Here’s the issue. Even if you accept McLaren and Armstrong’s worst case scenario – a £5bn deficit in Scotland’s finances right now or in six months if we’d had full fiscal control – our operating deficit remains no worse or remains better than that of rUK. But that is not the worst crime committed by this report. That honour is reserved for this line: “Our calculations suggest that, across a wide range of assumptions, full fiscal autonomy could lead to a significant shortfall in funding over what the current system delivers.” No John, your calculations do not show that at all. Your calculations are based on revenue and spending without borrowing: outputs without all the inputs to Barnett plus non-devolved spend. Scotland’s public finances and all UK public finances are presently already paid from an operating deficit. The UK Government operates a gargantuan fiscal black hole. So the “current system” cannot and does not pay out anywhere in the UK from a fiscally neutral, balanced books position. Nor does Treasury pay out as a benevolent benefactor; lavishing extra spending on Scotland as net beneficiary of Westminster’s benign commitment to ‘sharing and pooling’.

Yes this press release IS part of that exact same narrative. Yes you are being lead to conclude the UK is in serious surplus whilst Scotland is in serious deficit. Yes you are being lead to conclude that rUK is subsidising Scotland and providing a safety net (Barnett). Yes the report utterly ignores Scotland as a long-standing net contributor to UK finances, our lower debt-to-spend ratio, and that Barnett itself is only one part of a near bankrupt, eye-watering, debt-laden economy (£1.5trillion and counting).

The “current system” is, of course, based on running a chronic shortfall between tax and spend (at least till 2018 but we know Osborne and the OBR will get that wrong as well), which the UK Govt borrows to offset. In fact John might have wished to re-interrogate his conclusions following the news on Osborne’s tax receipt shortfalls yesterday (based on modeling he’d been receiving from, you guessed it, the OBR!). So even if Scotland did have a shortfall between revenue and spend; so does the current system!! With fiscal autonomy we’d borrow to maintain, or increase, or decrease our levels of public spending. And we’d do so from a healthier fiscal position than Westminster (either as a fiscally independent country or as a federated state enjoying fiscal autonomy within the UK).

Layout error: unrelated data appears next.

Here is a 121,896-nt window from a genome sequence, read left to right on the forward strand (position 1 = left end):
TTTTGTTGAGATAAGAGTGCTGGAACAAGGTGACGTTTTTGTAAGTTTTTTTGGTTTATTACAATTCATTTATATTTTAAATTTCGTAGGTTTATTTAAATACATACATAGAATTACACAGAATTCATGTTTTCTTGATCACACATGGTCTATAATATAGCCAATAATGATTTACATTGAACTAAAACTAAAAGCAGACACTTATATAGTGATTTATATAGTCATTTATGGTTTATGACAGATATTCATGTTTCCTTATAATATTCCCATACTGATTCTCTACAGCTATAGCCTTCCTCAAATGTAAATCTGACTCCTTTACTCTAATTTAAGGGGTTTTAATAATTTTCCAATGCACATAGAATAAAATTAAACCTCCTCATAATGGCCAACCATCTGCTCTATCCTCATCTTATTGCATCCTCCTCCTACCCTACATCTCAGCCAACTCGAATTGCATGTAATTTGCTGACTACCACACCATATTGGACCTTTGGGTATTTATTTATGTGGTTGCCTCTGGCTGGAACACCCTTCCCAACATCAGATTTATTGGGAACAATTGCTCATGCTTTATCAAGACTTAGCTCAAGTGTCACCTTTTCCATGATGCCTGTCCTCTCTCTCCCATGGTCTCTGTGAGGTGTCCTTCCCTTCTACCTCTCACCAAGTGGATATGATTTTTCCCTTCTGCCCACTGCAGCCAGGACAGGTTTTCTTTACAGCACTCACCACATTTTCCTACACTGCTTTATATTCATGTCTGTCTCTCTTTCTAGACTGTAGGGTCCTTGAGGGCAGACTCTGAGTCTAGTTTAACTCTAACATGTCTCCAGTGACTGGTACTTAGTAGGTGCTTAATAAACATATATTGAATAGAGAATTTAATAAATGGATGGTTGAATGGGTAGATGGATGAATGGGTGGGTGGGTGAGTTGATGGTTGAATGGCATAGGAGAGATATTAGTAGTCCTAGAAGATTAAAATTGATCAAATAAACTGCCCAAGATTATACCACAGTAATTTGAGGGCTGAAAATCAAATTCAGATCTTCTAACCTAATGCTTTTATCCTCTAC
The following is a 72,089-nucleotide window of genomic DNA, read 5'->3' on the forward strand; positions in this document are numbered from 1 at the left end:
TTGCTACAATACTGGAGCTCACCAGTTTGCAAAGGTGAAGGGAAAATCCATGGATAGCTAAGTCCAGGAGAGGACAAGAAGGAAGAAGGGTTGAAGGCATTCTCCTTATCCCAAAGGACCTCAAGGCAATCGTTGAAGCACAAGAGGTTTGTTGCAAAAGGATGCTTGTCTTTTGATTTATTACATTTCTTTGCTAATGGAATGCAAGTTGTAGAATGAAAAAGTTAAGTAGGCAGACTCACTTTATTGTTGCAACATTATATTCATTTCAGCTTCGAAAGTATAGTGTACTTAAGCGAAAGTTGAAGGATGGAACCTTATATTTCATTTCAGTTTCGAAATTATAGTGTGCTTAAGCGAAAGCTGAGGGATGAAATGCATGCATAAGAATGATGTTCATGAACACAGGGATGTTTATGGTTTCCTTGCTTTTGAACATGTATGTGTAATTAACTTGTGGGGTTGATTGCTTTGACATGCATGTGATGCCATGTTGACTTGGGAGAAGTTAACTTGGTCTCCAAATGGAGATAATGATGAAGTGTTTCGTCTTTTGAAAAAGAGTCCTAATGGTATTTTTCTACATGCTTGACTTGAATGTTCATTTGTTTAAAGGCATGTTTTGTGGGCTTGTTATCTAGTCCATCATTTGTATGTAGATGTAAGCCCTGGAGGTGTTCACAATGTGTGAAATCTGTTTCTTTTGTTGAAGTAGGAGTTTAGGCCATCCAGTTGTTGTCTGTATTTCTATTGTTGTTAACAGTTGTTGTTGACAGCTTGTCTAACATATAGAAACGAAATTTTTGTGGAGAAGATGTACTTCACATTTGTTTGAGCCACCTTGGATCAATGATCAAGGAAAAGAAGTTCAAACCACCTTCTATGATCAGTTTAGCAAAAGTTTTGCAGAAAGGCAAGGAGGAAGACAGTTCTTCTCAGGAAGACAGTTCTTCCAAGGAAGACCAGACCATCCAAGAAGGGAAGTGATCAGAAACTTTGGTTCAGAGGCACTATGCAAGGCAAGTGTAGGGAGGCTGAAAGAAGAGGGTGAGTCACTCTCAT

Given John and Jo’s undoubted intellect I can only conclude that to present the fiscal position Scotland ‘enjoys’ under Westminster’s financial control in this way (that somehow Scotland, uniquely within the UK, experiences centrally approved levels of public spending beyond its current means), is not ‘non-aligned’ and is indeed a partial and politically-loaded view. Others on here might question the substantive nature and quality of the FAS intervention: is FAS really asking the Smith Commission to reflect on what fiscal powers accrue to Scotland based solely on some disputable evidence spanning only a few months around a single out-turn (O&G revenue forecasts)? FAS put the exact same proposition to the Scottish electorate prior to the Referendum.

I know Jo Armstrong is a former O&G economist so FAS might feel it has a degree of expertise and authority on this single issue but come on; this is our country’s shared future. Economic and policy choices are far more complex than repackaging some questionable short-run O&G stats!! Perhaps that is why John and Jo set-up FAS as a semi-autonomous ‘think-tank’ running parallel to their day jobs at the taxpayer-funded CPPR? More flexibility to influence political and public thought rather than straightforward interrogation of public policy choices? There is a fair chance one or both read the Herald online so it would be good to receive a rebuttal to the points I’ve made here